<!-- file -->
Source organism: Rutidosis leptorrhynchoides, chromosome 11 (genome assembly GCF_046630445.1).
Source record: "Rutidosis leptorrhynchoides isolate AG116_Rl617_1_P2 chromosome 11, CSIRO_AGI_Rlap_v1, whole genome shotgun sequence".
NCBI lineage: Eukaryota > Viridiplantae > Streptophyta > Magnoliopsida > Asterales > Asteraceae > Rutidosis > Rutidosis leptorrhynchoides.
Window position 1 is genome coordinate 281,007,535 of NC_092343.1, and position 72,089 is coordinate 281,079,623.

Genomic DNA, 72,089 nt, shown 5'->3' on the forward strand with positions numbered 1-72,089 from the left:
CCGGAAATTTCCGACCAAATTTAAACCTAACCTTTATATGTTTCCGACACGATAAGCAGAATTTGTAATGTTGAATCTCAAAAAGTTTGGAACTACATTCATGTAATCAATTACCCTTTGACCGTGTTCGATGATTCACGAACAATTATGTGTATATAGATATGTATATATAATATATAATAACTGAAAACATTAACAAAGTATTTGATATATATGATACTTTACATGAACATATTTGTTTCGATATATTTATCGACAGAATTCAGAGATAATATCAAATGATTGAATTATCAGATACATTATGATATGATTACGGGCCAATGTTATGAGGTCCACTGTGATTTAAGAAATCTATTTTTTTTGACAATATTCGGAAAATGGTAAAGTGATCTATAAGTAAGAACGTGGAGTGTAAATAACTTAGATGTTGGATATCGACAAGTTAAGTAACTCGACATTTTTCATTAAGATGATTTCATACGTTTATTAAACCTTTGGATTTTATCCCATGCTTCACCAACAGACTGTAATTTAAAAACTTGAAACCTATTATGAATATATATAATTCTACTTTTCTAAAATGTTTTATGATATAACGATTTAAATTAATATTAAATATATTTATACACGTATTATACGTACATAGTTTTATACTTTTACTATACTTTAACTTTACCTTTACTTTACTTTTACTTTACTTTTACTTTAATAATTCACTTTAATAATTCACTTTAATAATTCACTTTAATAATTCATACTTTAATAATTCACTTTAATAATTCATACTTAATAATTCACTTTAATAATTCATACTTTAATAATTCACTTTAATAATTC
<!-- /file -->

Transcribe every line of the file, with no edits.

Source organism: Rutidosis leptorrhynchoides, chromosome 11 (genome assembly GCF_046630445.1).
Source record: "Rutidosis leptorrhynchoides isolate AG116_Rl617_1_P2 chromosome 11, CSIRO_AGI_Rlap_v1, whole genome shotgun sequence".
NCBI lineage: Eukaryota > Viridiplantae > Streptophyta > Magnoliopsida > Asterales > Asteraceae > Rutidosis > Rutidosis leptorrhynchoides.
Window position 1 is genome coordinate 281,007,535 of NC_092343.1, and position 72,089 is coordinate 281,079,623.

Genomic DNA, 72,089 nt, shown 5'->3' on the forward strand with positions numbered 1-72,089 from the left:
CCGGAAATTTCCGACCAAATTTAAACCTAACCTTTATATGTTTCCGACACGATAAGCAGAATTTGTAATGTTGAATCTCAAAAAGTTTGGAACTACATTCATGTAATCAATTACCCTTTGACCGTGTTCGATGATTCACGAACAATTATGTGTATATAGATATGTATATATAATATATAATAACTGAAAACATTAACAAAGTATTTGATATATATGATACTTTACATGAACATATTTGTTTCGATATATTTATCGACAGAATTCAGAGATAATATCAAATGATTGAATTATCAGATACATTATGATATGATTACGGGCCAATGTTATGAGGTCCACTGTGATTTAAGAAATCTATTTTTTTTGACAATATTCGGAAAATGGTAAAGTGATCTATAAGTAAGAACGTGGAGTGTAAATAACTTAGATGTTGGATATCGACAAGTTAAGTAACTCGACATTTTTCATTAAGATGATTTCATACGTTTATTAAACCTTTGGATTTTATCCCATGCTTCACCAACAGACTGTAATTTAAAAACTTGAAACCTATTATGAATATATATAATTCTACTTTTCTAAAATGTTTTATGATATAACGATTTAAATTAATATTAAATATATTTATACACGTATTATACGTACATAGTTTTATACTTTTACTATACTTTAACTTTACCTTTACTTTACTTTTACTTTACTTTTACTTTAATAATTCACTTTAATAATTCACTTTAATAATTCACTTTAATAATTCATACTTTAATAATTCACTTTAATAATTCATACTTAATAATTCACTTTAATAATTCATACTTTAATAATTCACTTTAATAATTC